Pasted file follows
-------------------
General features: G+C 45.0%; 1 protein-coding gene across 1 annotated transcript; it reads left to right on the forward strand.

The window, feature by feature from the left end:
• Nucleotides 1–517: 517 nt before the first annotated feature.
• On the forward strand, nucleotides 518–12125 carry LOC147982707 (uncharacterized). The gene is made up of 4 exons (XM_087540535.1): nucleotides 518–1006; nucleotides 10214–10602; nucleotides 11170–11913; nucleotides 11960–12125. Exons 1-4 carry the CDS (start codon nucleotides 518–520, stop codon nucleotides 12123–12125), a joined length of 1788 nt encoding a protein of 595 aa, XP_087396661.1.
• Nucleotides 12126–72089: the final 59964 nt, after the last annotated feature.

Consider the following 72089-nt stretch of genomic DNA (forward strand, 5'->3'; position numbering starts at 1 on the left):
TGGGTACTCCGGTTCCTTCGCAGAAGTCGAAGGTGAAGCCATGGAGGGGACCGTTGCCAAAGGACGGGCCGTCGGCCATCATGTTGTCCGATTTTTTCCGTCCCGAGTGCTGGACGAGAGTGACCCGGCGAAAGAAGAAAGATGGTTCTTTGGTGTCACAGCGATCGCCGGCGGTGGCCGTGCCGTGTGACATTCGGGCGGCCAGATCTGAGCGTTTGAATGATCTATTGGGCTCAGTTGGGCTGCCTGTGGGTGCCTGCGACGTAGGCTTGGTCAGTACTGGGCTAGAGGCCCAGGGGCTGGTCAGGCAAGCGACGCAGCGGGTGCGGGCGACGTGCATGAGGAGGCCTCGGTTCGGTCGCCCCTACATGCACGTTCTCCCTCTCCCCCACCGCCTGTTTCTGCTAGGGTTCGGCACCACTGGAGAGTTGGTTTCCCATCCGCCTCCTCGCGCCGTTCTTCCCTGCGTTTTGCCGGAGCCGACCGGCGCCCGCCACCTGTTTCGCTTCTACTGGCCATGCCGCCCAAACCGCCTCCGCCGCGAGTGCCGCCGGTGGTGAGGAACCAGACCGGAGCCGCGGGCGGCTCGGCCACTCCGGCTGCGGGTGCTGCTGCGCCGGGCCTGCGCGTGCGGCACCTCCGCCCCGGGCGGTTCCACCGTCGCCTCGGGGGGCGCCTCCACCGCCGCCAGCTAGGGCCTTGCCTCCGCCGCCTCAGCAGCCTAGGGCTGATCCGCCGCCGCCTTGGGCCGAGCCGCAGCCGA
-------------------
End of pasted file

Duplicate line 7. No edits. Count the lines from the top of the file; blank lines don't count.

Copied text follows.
TGGGTACTCCGGTTCCTTCGCAGAAGTCGAAGGTGAAGCCATGGAGGGGACCGTTGCCAAAGGACGGGCCGTCGGCCATCATGTTGTCCGATTTTTTCCGTCCCGAGTGCTGGACGAGAGTGACCCGGCGAAAGAAGAAAGATGGTTCTTTGGTGTCACAGCGATCGCCGGCGGTGGCCGTGCCGTGTGACATTCGGGCGGCCAGATCTGAGCGTTTGAATGATCTATTGGGCTCAGTTGGGCTGCCTGTGGGTGCCTGCGACGTAGGCTTGGTCAGTACTGGGCTAGAGGCCCAGGGGCTGGTCAGGCAAGCGACGCAGCGGGTGCGGGCGACGTGCATGAGGAGGCCTCGGTTCGGTCGCCCCTACATGCACGTTCTCCCTCTCCCCCACCGCCTGTTTCTGCTAGGGTTCGGCACCACTGGAGAGTTGGTTTCCCATCCGCCTCCTCGCGCCGTTCTTCCCTGCGTTTTGCCGGAGCCGACCGGCGCCCGCCACCTGTTTCGCTTCTACTGGCCATGCCGCCCAAACCGCCTCCGCCGCGAGTGCCGCCGGTGGTGAGGAACCAGACCGGAGCCGCGGGCGGCTCGGCCACTCCGGCTGCGGGTGCTGCTGCGCCGGGCCTGCGCGTGCGGCACCTCCGCCCCGGGCGGTTCCACCGTCGCCTCGGGGGGCGCCTCCACCGCCGCCAGCTAGGGCCTTGCCTCCGCCGCCTCAGCAGCCTAGGGCTGATCCGCCGCCGCCTTGGGCCGAGCCGCAGCCGA